By Mimi Wood, Island Eye News Staff Reporter
There’s a special place in the South Carolina Aquarium’s heart for the Isle of Palms, with good reason. IOP was the first city in the state to institute beachside recycling cans. IOP was the first city in the state to write a Proclamation against Offshore Drilling. Not a tree-hugger? Read on.
Even the most dubious would probably agree with IOP resident Kathy Kent that “protecting our ocean and beaches” is the “right decision.” Kent was one of four local women who initiated the 2015 ordinance banning singleuse plastic bags on the island, making IOP the … you guessed it … first city in the state to do so.
Kent, along with Rini Kosmos, Jackie Kilroe, and Christy Humphries, heard their praises sung on March 30 at the Gaillard Center, as the South Carolina Aquarium hosted a Breaking Down Plastics Summit. Kent & Co. were lauded for their effective grassroots campaign, as “moms with no history of activism,” who approached the IOP City Council, and emerged victorious just three months later, with a unanimously-passed vote prohibiting single-use plastic bags on the island.
It is not the mission, or even the intent of the Aquarium to convert anyone into a tofu-eating, Birkenstock-wearing, regulation loving environmentalist. Rather, “we are about education, and community outreach,” states Kevin Mills, President and Chief Executive Officer of the South Carolina Aquarium. “We deliver the science,” Mills continues, “it’s incumbent upon each community to figure it out.”
Short of attending the daylong summit, a lot of that science was presented by Kelly Thorvalson, Conservation Program Manager for the SC Aquarium, on March 16 at The Rec. The crowd of approximately 75 included Mayor Dick Cronin, and Council Members Barb Bergwerf and Jimmy Carroll.
Thorvalson opened her 50-minute mini-summit by introducing her audience to The Good Catch Program, which encourages restaurants to serve, and consumers to request locally caught, sustainable seafood.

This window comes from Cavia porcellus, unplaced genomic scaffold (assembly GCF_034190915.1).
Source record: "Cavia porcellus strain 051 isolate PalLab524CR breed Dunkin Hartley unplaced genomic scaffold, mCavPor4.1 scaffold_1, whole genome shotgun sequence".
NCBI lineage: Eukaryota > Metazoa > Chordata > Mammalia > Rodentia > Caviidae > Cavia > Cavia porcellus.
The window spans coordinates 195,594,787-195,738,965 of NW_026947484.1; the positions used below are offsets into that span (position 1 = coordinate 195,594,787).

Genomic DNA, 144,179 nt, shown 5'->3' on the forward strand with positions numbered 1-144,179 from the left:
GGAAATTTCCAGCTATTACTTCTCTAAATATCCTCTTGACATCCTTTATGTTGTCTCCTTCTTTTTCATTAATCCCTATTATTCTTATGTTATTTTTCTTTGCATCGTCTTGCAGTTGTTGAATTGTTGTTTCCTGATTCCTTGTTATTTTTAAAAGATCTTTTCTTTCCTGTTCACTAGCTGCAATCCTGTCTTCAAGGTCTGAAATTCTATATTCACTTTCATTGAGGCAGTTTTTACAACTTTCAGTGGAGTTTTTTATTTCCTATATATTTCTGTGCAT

The Resilience Initiative for Coastal Education, aka RICE, “arms coastal communities with information” to help them “develop strategies to become more resilient.”
Thorvalson elaborated, citing thirty-eight events of nuisance flooding, defined as “flooding when there is no rain,” in 2016, as compared to “two days of nuisance flooding recorded per year in the 1970’s.”
She explained that “there has been a one-foot documented rise in the Charleston Harbor sea level over the past 80 years,” emphatic that “another onefoot rise will happen in a much shorter time period if we don’t change anything.” RICE seeks to help communities address these issues preemptively.
Offering kudos to the island’s Turtle Team, Thorvalson treated her audience to a sneak peek at the Zucker Family Sea Turtle Recovery. Slated to open Memorial Day Weekend 2017, this state-ofthe- art facility is truly amazing, with a revolutionary living exhibit, interactive triage station, and observation windows, where the turtle rescue staff can be seen in action. Don’t let the tourists beat you to it.
Adding “refuse” to the old adage “Reduce/Reuse/Recycle,” Thorvalson foreshadowed a major theme at the Breaking Down Plastics Summit held two weeks later. “Becoming aware that convenience plastics are everywhere, and trying to figure out changes” is the starting point.
IOP Councilman Jimmy Carroll’s takeaway, after the “eye-opening and exhilarating” daylong summit, was two-fold.
“I am so incredibly proud of our island. We are on the cutting edge.” Additionally, “All change is local. It begins with us, moves up to our families, then neighbors, community, county, state and beyond.” Start on a personal level, refusing a plastic straw, or a plastic bag when you have one or two small items that might otherwise fit into your pocket or purse.
“We can all make a difference,” Carroll continued, sipping water from a reusable bottle. “Recognition is the first step,” Thorvalson concluded.